‘Highest return on investment’ habits for mental health revealed by expert

Adopting simple mental health-promoting habits can significantly impact your mental wellbeing in the long term.

Mental health is increasingly being prioritized and given the same (if not greater) importance as physical health as a result of growing awareness. You don’t have to do drastic things to improve your mental wellbeing. Developing simple yet impactful daily habits can be a great start.

Simple habits for mental health

Cognitive neuroscientist Nawal Mustafa shared some of these habits on Instagram, explaining that “Taking care of your mental health does not have to be expensive or complicated.”

The list includes the following habits [1]:

  • Get your body moving by doing moderate cardio three times a week for 35 minutes
  • Maintaining a good sleep routine: 7 to 9 hours a night
  • After waking up, get 20 minutes of direct sunlight
  • Spend 15 minutes a day journaling your thoughts or whenever you feel distressed
  • Practicing mindfulness twice a day for 20 minutes
  • Hydrate your brain and body with water (coffee doesn’t count).

Bhasker Malu, Lecturer and Assistant Dean (Academic Affairs) at Jindal Institute of Behavioural Sciences, explains that “good mental health habits are important.” In many ways, positive habits allow the brain to preserve energy since a particular task is already decided.

Therefore, one does not have to think about it for long periods of time. It also makes room for more creativity in life and work.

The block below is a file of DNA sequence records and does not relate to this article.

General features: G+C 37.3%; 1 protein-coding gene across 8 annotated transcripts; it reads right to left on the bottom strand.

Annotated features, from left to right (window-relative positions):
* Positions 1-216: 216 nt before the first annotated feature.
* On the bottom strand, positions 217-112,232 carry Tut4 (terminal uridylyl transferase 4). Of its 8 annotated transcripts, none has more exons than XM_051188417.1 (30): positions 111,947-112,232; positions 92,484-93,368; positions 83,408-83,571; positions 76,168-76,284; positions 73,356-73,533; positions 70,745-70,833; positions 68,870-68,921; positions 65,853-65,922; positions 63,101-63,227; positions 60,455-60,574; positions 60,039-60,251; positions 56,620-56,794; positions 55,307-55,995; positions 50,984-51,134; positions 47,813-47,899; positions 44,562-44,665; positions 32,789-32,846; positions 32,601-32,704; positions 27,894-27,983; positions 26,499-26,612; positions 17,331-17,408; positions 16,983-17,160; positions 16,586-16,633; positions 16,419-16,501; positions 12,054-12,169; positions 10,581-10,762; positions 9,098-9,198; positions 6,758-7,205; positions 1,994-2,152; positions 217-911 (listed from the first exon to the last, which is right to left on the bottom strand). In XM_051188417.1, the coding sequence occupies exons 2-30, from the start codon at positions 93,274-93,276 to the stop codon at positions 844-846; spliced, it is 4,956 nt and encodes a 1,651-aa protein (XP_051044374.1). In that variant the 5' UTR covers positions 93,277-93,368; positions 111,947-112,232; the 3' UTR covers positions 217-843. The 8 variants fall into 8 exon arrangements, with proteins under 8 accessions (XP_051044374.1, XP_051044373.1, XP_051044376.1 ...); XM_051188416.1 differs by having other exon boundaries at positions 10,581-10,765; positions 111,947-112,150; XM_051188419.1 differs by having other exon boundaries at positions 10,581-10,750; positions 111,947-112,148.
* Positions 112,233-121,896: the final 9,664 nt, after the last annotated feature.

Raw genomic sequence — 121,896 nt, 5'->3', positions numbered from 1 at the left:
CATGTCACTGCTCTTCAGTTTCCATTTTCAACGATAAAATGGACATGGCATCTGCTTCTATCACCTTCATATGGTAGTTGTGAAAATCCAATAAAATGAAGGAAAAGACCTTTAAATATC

In addition to meditation, physical exercise and journaling, Malu recommended a routinized sleep schedule. In the long run, if practiced regularly, these habits have been shown to reduce anxiety and depression and lift overall general wellbeing.

It has been demonstrated that individuals with these routines can handle complex tasks more efficiently and with a greater sense of originality [2]. Adapting to patterns can also change an individual’s perception, as the brain changes and adapts. Meditation reduces the size of the amygdala, the brain’s fear center – which lowers anxiety, he said.

Start now, it’s never too late

There is always time to start practicing these mental health-promoting habits, even if you haven’t already.

The brain and the human body are malleable, according to Malu. If we practice an activity or thought repeatedly, we will learn to behave that way. Even our muscles can be shaped in old age, according to recent research, so exercise isn’t out of the question [3].

Motivation is crucial to starting and maintaining an activity for a long time. If you want to incorporate habits that help your mental health, you will need to push yourself to make them a habit. Then that will become the new normal, said Malu [4].

[1] https://www.instagram.com/p/Cq9JFwMP9M3/
[2] https://www.ncbi.nlm.nih.gov/pmc/articles/PMC3004979/
[3] https://www.ncbi.nlm.nih.gov/pmc/articles/PMC8700831/
[4] https://indianexpress.com/article/lifestyle/health/underrated-habits-mental-health-8554424/

Photograph: aksenova_sveta/Envato
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